The current fashion in Britain is to put every patient who is thought to need a statin on 40mg of simvastatin. Atorvastatin is a more powerful drug, weight for weight, with a wide dose range. This study compared a dose of 10mg with a dose of 80mg in patients aged 65 or over with stable ischaemic heart disease. There was an absolute difference in cardiovascular events of 2.3% between the groups, which the authors purvey as a strong argument for the high dose. But there was little attempt to quantify adverse events (except biochemically) or cost. A Polypiller would argue that you can get nearly all the benefit for an eighth of the dose.
Whereas statins remain in high favour for protecting the heart, beta-blockers are often relegated to the status of yesterday’s drugs. Not so, according to this pooled analysis of 4 trials using intravascular ultrasonography of the coronary arteries, demonstrating that patients on beta-blockers show no increase in atheroma, whereas the rest show progression. All fine, dandy and very hi-tech, but beta-blockers are a very heterogeneous group of drugs, and have effects on much more that atheroma. Which one should I use to prevent real events, and at what dose?
The gold standard for measuring renal function is the real glomerular filtration rate, measured in this study by a radiolabelling method (iothalamate). But this study of people with chronic renal failure discovered that a better predictor for progression to end-stage failure or death was a simple serum marker – cystatin C. So in both renal failure and heart failure, we have the odd situation that a simple blood test predicts outcomes better than the supposed “gold standard” for direct measurement of function (I am referring to BNP and echographic ejection fraction, in case you hadn’t guessed).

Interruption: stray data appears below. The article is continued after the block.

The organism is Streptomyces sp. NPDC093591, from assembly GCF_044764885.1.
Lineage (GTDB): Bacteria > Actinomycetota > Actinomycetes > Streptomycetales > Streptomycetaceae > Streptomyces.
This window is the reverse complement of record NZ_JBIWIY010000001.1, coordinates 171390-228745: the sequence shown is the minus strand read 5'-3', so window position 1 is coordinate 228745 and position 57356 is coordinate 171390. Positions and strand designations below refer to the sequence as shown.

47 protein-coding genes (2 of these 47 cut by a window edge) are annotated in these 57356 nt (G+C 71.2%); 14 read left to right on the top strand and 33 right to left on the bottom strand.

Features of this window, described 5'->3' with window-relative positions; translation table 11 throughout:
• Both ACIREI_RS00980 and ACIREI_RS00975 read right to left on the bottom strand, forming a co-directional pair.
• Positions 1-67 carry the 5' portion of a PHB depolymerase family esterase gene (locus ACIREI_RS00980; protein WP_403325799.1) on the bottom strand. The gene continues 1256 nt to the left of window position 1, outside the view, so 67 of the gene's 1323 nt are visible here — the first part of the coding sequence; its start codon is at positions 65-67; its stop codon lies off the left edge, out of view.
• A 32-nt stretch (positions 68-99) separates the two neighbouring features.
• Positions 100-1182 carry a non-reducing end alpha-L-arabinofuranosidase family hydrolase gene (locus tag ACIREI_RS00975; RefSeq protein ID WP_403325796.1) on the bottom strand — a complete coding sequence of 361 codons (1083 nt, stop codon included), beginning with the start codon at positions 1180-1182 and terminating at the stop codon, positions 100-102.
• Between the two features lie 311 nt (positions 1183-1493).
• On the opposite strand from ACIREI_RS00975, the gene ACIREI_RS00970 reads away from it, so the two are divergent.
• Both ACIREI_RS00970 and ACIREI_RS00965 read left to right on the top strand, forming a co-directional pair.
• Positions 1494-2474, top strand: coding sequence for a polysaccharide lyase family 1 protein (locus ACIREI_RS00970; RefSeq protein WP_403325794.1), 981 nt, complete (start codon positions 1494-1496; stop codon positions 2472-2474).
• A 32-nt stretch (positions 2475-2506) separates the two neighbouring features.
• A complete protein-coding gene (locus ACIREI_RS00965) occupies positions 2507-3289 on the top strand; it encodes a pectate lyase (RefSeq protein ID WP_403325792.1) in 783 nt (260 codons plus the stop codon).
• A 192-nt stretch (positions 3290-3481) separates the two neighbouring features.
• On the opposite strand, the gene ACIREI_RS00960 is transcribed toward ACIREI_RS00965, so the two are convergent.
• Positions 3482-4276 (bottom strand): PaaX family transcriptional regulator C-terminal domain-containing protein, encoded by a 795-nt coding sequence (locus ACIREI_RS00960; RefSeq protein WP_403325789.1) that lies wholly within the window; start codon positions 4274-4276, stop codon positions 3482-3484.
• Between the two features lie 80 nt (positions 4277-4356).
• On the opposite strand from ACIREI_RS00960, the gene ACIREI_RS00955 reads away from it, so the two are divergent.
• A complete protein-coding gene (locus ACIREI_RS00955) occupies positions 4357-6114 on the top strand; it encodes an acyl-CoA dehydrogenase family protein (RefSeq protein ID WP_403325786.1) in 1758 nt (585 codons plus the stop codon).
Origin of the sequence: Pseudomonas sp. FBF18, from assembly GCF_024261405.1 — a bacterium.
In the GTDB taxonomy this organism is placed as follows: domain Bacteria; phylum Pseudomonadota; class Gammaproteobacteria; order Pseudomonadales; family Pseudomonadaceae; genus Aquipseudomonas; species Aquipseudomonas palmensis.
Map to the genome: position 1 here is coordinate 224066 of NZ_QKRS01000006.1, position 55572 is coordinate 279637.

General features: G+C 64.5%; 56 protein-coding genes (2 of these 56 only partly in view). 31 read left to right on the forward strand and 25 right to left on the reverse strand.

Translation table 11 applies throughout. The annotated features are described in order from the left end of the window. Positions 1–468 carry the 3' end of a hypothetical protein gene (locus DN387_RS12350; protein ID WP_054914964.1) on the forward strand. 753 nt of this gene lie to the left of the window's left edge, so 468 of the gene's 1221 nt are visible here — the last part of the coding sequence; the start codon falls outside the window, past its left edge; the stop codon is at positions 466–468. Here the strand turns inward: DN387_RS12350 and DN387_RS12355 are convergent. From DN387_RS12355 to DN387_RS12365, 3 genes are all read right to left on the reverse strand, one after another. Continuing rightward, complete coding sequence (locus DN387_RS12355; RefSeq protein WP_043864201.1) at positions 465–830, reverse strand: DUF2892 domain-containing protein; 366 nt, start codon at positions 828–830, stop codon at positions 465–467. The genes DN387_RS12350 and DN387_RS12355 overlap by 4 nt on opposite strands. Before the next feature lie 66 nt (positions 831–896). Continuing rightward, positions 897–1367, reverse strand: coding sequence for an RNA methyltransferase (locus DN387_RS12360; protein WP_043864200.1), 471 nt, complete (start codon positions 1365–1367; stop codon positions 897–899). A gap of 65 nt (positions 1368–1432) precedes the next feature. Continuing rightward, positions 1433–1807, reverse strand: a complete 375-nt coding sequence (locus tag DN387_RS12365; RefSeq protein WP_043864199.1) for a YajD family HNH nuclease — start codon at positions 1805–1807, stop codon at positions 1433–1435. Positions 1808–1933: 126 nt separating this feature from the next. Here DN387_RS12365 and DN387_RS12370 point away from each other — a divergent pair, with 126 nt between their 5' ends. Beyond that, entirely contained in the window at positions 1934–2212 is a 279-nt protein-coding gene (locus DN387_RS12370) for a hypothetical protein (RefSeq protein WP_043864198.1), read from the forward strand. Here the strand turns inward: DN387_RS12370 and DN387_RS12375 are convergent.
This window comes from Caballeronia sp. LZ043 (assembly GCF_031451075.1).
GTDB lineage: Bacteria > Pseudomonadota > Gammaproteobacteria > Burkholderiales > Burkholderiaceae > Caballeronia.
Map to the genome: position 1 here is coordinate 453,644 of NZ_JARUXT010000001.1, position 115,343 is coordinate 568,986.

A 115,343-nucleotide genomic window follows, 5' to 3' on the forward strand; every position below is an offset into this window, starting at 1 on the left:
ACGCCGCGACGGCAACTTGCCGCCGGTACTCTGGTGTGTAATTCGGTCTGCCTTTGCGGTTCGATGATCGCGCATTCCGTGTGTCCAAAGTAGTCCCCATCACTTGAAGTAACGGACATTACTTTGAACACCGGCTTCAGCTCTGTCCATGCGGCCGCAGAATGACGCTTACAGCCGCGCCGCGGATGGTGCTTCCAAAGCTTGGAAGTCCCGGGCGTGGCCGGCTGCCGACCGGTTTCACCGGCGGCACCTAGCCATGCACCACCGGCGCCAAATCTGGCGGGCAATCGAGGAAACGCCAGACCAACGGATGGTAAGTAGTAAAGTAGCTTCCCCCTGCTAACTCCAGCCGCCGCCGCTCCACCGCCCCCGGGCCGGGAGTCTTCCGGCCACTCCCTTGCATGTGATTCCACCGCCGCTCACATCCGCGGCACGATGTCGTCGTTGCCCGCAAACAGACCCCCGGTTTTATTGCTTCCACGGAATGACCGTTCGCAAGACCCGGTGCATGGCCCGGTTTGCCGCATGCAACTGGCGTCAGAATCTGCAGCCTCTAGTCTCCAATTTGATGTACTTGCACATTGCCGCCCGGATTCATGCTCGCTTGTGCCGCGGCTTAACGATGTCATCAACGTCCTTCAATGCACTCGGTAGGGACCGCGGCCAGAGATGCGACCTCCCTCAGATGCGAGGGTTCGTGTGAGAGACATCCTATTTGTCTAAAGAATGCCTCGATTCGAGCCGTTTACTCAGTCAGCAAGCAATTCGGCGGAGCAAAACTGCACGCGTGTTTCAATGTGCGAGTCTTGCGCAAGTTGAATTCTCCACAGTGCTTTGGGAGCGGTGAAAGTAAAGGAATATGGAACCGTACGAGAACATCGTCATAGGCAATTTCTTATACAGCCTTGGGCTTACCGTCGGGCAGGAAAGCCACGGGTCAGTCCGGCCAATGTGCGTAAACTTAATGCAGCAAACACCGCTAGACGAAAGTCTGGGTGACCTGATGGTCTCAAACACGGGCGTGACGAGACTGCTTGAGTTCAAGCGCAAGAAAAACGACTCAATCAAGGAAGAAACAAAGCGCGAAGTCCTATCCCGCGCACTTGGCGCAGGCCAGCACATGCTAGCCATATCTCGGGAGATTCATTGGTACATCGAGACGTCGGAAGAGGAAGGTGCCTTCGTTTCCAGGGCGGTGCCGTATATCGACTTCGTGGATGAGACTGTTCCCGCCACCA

It might be possible to help some people lose weight by the right kind of counselling, but I don’t seem to manage it. More intensive regimes can bring modest improvements for a period of time, according to this meta-analysis of counselling interventions.
Advance directives are one means by which individuals can try to exert some control over the process of their own dying – but do they work? This discussion piece from the Ecumenical Center for Religion and Health at the University of Texas points out all the potential inadequacies of advance directives in the actual messy business of modern dying. The argument is ostensibly based on Camus’ “existentialism” as illustrated in his novel, The Plague. The author concludes that it is our duty to “bear witness to the patients’ suffering”. Oh no it isn’t. It is to relieve the patient’s suffering. That was what Dr. Rieu in the novel risks his life doing for weeks in the plague-ridden, stifling hospital. He couldn’t do much: but if we can help achieve a death in accordance with a dying patient’s stated wishes, shouldn’t we be allowed to do so?